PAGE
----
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Former Enron Chief Accounting Officer Richard Causey
Pleads Guilty to Securities Fraud

WASHINGTON, D.C. – Richard A. Causey, the former chief accounting officer at Enron Corp., has pleaded guilty to a charge of securities fraud, Assistant Attorney General Alice S. Fisher of the Criminal Division announced today. Causey, 44, a resident of The Woodlands, Texas, entered his plea at a hearing in Houston this afternoon before Judge Sim Lake of U.S. District Court in the Southern District of Texas. Trial for Causey’s co-defendants, former Enron chief executive officers Kenneth Lay and Jeffrey Skilling, is scheduled to begin before Judge Lake on Jan. 30, 2006. As part of his plea agreement, Causey admitted to conspiring with members of Enron’s senior management to make false and misleading statements in Enron’s filings with the Securities and Exchange Commission (SEC) – and in analyst calls – about the financial condition of Enron, which did not fairly and accurately reflect the company’s actual financial performance as he knew it. Causey also admitted to participating with others in senior management in efforts to use Enron’s public filings and public statements to mislead the investing public by making false and misleading statements and omitting facts about the true nature of Enron’s financial performance. Enron filed for bankruptcy protection on Dec. 2, 2001 and its stock became virtually worthless. The plea agreement calls for a sentence of seven years in prison. The defendant would be eligible for a reduction of up to two years in the sentence if he provides full, complete and truthful cooperation with the Enron Task Force’s ongoing probe into the collapse of the Enron Corp. As part of the agreement, Causey agrees to forfeit $1.25 million to the government and give up claim to any deferred compensation claims from Enron.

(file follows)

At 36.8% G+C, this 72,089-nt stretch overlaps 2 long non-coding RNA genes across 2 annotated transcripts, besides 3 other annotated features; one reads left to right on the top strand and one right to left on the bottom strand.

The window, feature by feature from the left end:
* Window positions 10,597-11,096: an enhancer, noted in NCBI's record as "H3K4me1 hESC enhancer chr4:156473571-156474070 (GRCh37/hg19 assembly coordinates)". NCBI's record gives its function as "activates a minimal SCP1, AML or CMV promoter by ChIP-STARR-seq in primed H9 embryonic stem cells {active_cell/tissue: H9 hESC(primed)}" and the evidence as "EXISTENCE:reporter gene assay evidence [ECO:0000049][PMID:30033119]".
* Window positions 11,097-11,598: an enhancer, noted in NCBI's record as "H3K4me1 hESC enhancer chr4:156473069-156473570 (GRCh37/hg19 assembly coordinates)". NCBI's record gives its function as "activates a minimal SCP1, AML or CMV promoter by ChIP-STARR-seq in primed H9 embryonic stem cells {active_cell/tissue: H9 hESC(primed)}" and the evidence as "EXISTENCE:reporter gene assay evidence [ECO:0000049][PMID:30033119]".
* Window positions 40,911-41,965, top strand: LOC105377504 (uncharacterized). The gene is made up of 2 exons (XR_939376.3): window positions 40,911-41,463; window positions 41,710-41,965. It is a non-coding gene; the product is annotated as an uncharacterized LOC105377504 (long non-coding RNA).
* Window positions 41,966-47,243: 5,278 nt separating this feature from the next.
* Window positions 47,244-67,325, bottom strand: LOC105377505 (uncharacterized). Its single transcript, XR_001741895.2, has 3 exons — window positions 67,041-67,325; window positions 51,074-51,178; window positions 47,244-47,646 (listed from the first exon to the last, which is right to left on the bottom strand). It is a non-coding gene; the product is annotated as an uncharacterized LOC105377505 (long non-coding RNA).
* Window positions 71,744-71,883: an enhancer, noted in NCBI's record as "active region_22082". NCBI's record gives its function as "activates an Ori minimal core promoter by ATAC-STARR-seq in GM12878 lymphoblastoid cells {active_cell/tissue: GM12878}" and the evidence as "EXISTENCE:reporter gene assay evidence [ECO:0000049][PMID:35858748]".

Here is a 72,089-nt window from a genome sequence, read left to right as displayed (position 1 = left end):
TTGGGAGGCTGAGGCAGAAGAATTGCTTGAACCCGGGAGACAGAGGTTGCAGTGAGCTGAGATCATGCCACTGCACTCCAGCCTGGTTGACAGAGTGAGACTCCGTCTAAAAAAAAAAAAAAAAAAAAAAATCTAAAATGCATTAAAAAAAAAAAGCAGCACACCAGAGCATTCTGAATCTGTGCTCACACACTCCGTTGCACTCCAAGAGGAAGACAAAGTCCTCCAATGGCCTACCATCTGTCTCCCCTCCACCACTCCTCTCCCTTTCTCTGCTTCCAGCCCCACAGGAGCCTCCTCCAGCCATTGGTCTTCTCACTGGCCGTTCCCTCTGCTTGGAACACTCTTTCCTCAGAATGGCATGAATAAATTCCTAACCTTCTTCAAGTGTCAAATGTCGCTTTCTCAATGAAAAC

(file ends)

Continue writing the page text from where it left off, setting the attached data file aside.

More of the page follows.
The investigation into Enron’s collapse is being conducted by the Enron Task Force, a team of federal prosecutors supervised by the Justice Department’s Criminal Division and agents from the FBI and IRS Criminal Investigation. The Task Force also has coordinated with and received considerable assistance from the SEC. The Enron Task Force is part of President Bush’s Corporate Fraud Task Force, created in July 2002 to investigate allegations of fraud and corruption at U.S. corporations.